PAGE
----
Liberty Global chief executive due as much as $123m in compensation
Virgin Media owner says compensation includes income from the next five years
Liberty Global chief executive Mike Fries
The company, which owns Virgin Media, was keen to call that gross figure misleading. Mr Fries is able to bank about $50 million for the year finished 2019. About half of that is equity awards. The larger nine-figure number in the proxy filing includes unearned performance-related income rolled in from the next five years, the company said. He’s not a seller of Liberty Global stock, they added.
“Our chief executive did not earn the figure listed in the proxy,” said a spokesman by email. “Complex US proxy rules grossly inflate his compensation because unearned future income from the five-year employment agreement he entered into last year is treated as ‘earned’ in the year it was granted -- even though it pays out over multiple years, and is subject to performance conditions, stock appreciation and vesting requirements.”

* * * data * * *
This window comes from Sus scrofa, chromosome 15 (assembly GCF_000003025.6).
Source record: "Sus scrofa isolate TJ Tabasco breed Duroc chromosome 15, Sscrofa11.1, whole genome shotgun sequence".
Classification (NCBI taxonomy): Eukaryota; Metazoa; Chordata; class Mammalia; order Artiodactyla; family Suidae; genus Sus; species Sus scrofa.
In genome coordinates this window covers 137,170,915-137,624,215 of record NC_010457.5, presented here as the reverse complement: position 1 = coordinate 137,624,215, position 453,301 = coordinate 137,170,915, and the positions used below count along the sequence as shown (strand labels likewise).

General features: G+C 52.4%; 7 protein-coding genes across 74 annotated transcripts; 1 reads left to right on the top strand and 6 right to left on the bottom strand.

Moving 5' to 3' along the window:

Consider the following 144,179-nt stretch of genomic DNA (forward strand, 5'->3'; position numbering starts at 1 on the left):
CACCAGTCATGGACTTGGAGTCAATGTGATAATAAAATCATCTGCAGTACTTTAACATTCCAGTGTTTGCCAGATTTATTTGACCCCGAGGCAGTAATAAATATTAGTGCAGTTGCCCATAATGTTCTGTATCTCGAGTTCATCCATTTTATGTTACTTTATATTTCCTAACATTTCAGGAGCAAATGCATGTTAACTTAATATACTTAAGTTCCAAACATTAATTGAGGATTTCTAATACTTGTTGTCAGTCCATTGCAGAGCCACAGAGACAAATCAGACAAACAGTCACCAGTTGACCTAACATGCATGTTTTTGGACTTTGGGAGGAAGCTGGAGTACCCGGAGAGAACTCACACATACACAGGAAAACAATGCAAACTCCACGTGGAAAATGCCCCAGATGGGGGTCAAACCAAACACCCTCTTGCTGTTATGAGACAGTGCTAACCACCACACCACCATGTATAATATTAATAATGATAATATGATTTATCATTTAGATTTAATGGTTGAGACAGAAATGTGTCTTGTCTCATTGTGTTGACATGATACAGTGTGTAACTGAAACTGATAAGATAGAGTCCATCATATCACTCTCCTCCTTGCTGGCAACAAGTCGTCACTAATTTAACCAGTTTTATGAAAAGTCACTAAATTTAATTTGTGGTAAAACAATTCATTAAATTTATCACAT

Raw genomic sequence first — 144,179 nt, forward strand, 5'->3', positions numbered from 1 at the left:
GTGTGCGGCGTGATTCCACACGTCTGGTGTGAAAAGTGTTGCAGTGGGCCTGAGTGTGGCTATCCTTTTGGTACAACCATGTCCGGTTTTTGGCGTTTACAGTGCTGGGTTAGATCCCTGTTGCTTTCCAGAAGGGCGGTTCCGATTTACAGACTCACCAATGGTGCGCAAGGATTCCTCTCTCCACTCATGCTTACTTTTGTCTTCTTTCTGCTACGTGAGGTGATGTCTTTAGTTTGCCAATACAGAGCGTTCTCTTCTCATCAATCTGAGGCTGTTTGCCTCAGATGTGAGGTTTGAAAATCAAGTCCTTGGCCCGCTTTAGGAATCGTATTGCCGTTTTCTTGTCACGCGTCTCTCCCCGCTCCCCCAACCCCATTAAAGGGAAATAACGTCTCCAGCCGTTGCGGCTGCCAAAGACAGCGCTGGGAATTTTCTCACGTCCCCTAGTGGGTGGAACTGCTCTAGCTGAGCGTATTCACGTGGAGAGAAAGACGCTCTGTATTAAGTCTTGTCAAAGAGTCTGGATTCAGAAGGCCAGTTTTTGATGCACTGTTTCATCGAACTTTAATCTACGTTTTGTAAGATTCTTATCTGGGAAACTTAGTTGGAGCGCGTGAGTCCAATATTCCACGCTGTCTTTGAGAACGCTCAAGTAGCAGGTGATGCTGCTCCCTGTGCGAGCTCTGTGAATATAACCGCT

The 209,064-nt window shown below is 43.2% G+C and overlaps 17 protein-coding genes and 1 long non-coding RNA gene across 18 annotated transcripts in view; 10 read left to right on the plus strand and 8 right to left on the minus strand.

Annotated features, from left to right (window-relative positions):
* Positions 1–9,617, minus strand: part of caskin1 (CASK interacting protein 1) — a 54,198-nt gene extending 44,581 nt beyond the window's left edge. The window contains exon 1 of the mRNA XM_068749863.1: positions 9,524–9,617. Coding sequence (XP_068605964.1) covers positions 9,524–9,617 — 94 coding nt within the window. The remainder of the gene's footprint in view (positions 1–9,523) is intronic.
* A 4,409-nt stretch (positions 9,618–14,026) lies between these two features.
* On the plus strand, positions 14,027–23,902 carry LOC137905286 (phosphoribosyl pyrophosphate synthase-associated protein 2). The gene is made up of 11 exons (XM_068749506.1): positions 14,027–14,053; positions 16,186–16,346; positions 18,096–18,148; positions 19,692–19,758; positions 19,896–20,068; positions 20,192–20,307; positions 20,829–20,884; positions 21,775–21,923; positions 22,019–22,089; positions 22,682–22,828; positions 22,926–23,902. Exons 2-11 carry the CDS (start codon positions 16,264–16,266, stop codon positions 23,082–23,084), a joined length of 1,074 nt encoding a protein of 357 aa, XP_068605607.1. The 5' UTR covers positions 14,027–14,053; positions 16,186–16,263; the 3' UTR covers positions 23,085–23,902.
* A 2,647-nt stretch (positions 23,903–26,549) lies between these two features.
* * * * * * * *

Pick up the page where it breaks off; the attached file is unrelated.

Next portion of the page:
The cable conglomerate has previously sparked investor push-back on executive pay, though some opposition has ebbed and top shareholders like Harris Associates have backed Mr Fries’ compensation.
Liberty added that the chief executive’s payout is “95 per cent performance-based and the employment agreement that was renewed in 2019 pays out over an extended time frame.”
Mr Fries’ pay, the company’s lack of board churn, and the voting dominance of its chairman and chief executive were highlighted in a note by Berenberg analyst Carl Murdock-Smith on Friday, who wrote that the chief of Liberty’s biggest UK rival, BT Group, was paid £3.2 million pounds this year.
Mr Fries has previously ranked among the best-paid chief executives globally, putting him in an elite club alongside some other fellow John Malone company bosses. He recently inked a $39 billion merger of the company’s UK cable company Virgin Media with Telefonica’s mobile carrier O2.